A significant portion of New York City’s 565 miles of shoreline is littered with deteriorating structures in desperate need of rehabilitation or replacement, especially in the wake of Hurricane Sandy, which revealed the serious vulnerability of the region’s waterfront. However, the rising cost of construction materials and labor, outdated construction methods and technologies, changing regulations, and a host of other factor have made waterfront construction projects prohibitively expensive in recent years.
Andrew Rella, a Stevens Ph.D. student in Coastal Engineering program, has developed an award-winning proposal for an innovative, ecological and cost-saving solution for completing New York City marine construction projects. His proposal – which calls for wave pump technology to attract oysters to marine piles – won $25,000 for taking second place in the Change the Course of the New York City Economic Development Corporation (NYCEDC), a non-profit organization that promotes economic growth across the five boroughs.
Rella’s proposal – a direct extension of his doctoral research – demonstrates how using wave pumps that utilize the ambient energy in the marine environment to transport water from one location to another will encourage oyster growth on marine piles that support the piers and docks of New York City’s waterfronts, which can both reduce maintenance costs and improve water quality.
Typically, the thousands upon thousands of piles around New York City are made of wood and encased in protective concrete, a material which degrades over time and needs to be continually replaced. Encasing just one pile in concrete can cost more than $12,000.
Since oyster growth has been shown to exponentially strengthen concrete in a period of only several years, Rella proposes constructing oyster reefs on the piles by placing a durable net around them filled with oyster shell and seed. The process would cost less than 3percent of the expense to encase piles in concrete.
“As the oyster reef develops around the piles, the oyster’s calcium carbonate shells cement to each other and the structure, strengthening it as well as protecting it from the erosional forces of the waves,” said Rella, who earned his B.E. in Environmental Engineering and M.E. in Coastal Engineering from Stevens. Adult oysters can filter up to 50 gallons of water a day, having significant environmental benefits on the surrounding area.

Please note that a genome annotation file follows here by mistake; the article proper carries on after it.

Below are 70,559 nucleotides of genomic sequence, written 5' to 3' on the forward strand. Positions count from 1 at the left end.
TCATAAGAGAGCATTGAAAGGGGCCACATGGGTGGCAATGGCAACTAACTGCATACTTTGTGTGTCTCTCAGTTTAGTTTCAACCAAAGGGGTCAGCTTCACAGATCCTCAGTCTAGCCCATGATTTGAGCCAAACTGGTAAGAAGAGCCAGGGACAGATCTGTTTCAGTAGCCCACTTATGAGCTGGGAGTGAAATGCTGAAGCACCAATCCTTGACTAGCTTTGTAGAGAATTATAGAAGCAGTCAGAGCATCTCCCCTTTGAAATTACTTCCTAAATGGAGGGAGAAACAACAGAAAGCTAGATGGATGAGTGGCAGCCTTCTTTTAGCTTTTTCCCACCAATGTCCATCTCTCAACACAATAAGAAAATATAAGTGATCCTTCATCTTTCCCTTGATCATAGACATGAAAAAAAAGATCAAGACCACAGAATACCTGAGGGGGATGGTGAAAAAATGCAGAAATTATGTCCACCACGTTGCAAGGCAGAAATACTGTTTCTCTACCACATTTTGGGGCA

Rella’s research also shows how the careful placement of wave pumps around the piles encourages additional oyster growth, further strengthening the piles. The wave pumps – vertical pipes with one-way valves that are fueled naturally by the motion of waves or even the wakes produced by ferry activity – would transport nutrient- and oxygen-enriched water from the surface to deeper areas.
“Normally the water conditions and food supply that oysters need to survive is available on the surface,” said Rella. “By pumping it deeper in the water column it encourages the growth of oysters where it would normally not be possible.”
Rella – a native New Yorker who plans to dedicate his career to improving the condition of the Hudson River – has conducted research on the design of coastal structures, habitat development along shorelines, the sustainability of water resources, and alternative power supplies. His major focus has been the study of "living shorelines" – the incorporation of vegetation and other natural elements into the design of coastal structures, which are normally solely constructed from concrete or rock.
“These traditionally ‘hard’ concrete structures have resulted in the loss of habitat along our shores and our aquatic ecosystem has suffered greatly,” said Rella. “My proposal is an innovative approach for applying the idea of living shorelines to our urban shores. I believe oysters will prove to be the foundation of any healthy ecosystem development in the region.”
The NYCEDC, launched the Change the Course competition in November 2012. It sought innovative proposals to help the New York City build and maintain waterfront infrastructure in a more cost effective and sustainable manner.
Participants competed for a chance to win a cash prize of $50,000 and see their ideas incorporated into future NYCEDC waterfront projects. After submitting formal proposals of their ideas, selected finalists presented them to an exclusive field of New York City agency representatives and maritime construction professionals, at which point the winners were chosen.
Rella was officially recognized at the Change the Course Symposium on April 10, 2013 in New York City, where he presented his ideas along with other award-winners and took part in a Q&A and networking session.
“Andrew's innovative work synthesizes much of what he learned as an undergraduate in the Environmental Engineering program at Stevens with his current graduate work, and offers the promise of transforming the waterfront construction industry,” said Stevens Research Assistant Professor Jon Miller.